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Jordan Henderson Wants Football to Learn “Lesson” From Absence of Fans

The absence of fans due to the coronavirus pandemic has served to highlight the key role they play.

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Jordan Henderson of Liverpool leaves the pitch as he is substituted off due to injury during the Premier League match between Liverpool and Everton at Anfield on February 20, 2021. Behind the captain is a banner-laden Kop. Photo by Laurence Griffiths/Getty Images

There are good reasons for Liverpool to be struggling. The injuries are the headlining item, and as boring as it is to repeat it week in and week out, injuries are a legitimate reason—any side with this many injuries to key players would struggle.

Beyond that, though, there are other reasons. There’s the mental toll on a group of players who have played as much and won as much as this group over the past three seasons. And then there’s the lack of fans, a real loss for a group that clearly feeds off crowd energy.

“It is now a year since we were able to have our fans with us at Anfield, save for a few games in front of small crowds before Christmas,” injured captain Jordan Henderson wrote in today’s matchday programme. “But no matter how long we have to carry on playing behind closed doors I won’t ever get used to it.

“Things are even stranger tonight with a ‘home’ game away from Anfield in Europe, a scenario which underlines how serious the situation which forced us into lockdown still is.”

“Anfield is a totally different place with supporters. The pitch, the dressing rooms, the stands and the surroundings are all the same, but the atmosphere couldn’t be more different. Whether it’s what we hear, what we see, or what we feel, Anfield just doesn’t feel right and it won’t do until the stadium is full once again.”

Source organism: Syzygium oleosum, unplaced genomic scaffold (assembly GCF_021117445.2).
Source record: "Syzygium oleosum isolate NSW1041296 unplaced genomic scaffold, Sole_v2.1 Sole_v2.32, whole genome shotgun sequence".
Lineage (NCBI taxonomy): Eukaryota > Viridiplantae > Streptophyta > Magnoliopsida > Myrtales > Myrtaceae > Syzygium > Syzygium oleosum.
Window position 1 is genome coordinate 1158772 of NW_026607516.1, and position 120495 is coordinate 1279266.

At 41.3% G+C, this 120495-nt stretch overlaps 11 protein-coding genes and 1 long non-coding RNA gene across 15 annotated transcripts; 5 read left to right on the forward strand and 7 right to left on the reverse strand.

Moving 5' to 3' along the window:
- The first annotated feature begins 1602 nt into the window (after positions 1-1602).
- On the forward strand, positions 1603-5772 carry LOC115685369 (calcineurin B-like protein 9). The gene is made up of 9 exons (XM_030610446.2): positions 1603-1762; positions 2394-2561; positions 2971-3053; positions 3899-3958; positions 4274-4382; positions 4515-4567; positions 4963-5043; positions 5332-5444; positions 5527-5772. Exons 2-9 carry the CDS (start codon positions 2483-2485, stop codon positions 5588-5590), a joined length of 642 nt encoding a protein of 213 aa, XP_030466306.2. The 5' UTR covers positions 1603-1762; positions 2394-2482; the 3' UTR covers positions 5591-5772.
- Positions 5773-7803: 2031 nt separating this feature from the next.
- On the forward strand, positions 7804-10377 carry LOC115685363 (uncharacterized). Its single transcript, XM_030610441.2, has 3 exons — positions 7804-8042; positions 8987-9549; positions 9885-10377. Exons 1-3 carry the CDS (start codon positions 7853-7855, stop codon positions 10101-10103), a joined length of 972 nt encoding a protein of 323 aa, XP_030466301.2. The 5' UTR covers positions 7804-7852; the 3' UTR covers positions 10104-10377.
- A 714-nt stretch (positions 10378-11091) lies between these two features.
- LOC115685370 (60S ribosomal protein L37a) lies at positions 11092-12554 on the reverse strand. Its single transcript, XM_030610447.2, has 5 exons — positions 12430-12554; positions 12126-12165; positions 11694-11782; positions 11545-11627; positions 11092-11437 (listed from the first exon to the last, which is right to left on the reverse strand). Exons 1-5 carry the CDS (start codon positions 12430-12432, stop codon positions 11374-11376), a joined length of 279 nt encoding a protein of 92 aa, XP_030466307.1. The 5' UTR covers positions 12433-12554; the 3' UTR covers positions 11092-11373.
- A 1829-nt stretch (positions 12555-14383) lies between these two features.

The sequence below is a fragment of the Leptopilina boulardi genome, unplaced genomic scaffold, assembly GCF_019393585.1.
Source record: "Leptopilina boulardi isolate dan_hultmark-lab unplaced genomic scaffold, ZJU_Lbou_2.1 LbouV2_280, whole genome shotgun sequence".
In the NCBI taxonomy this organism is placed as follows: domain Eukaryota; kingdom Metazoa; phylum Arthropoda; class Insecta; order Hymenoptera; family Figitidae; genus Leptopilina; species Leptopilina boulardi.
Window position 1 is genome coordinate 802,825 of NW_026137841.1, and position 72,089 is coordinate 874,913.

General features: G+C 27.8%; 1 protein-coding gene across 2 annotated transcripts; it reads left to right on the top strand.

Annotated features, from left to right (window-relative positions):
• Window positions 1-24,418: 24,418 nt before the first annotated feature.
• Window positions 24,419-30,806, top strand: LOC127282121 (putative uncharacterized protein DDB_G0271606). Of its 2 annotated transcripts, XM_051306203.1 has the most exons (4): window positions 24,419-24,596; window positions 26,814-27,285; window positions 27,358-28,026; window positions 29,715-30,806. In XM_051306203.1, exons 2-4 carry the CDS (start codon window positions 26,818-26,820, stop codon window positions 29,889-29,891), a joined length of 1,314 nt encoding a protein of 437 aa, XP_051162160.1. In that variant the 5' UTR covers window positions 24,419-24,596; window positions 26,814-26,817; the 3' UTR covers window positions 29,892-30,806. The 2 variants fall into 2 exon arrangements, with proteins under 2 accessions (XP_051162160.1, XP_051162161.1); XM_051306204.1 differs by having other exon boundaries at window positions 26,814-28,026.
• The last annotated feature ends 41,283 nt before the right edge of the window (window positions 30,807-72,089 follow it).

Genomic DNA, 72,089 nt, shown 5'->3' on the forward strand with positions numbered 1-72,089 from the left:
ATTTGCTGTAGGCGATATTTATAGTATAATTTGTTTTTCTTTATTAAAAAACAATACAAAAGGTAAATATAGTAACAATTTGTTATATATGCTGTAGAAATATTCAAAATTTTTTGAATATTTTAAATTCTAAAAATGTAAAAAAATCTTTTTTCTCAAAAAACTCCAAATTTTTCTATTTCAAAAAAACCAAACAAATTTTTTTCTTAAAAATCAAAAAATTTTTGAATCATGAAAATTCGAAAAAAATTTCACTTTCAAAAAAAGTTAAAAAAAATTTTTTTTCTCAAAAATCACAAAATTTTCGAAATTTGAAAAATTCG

Of the issues this side appear to be struggling with, the lack of fans is perhaps the least discussed—and on that front, it’s telling the best football this group has played in the past year was during that brief stretch when at least some fans were able to return to Anfield.

It’s also, hopefully, something of a reminder to the real powers in the game—the owners and the federations—of just how important the fans are to it, and the need to truly appreciate the fans when they can return rather than seeing it as simply the return of a revenue stream.

“While I knew what we had, I probably didn’t appreciate it quite as much as I should,” Henderson added. “I definitely didn’t take it for granted, [but] the extent of their impact can probably only be fully appreciated in their absence.

“If there is a lesson for football in this, good. Sometimes we all need a reminder to realise how important certain people are in our lives and in the case of fans, I think football as a whole has been given numerous reasons to recognise what they bring to the game.

“That will be as clear as ever tonight when we play another Champions League tie in front of thousands of empty seats. Players and managers get headlines, but everything that we have achieved at Liverpool in the last few years has been in partnership with our supporters, [and] the sooner we are back together the better.”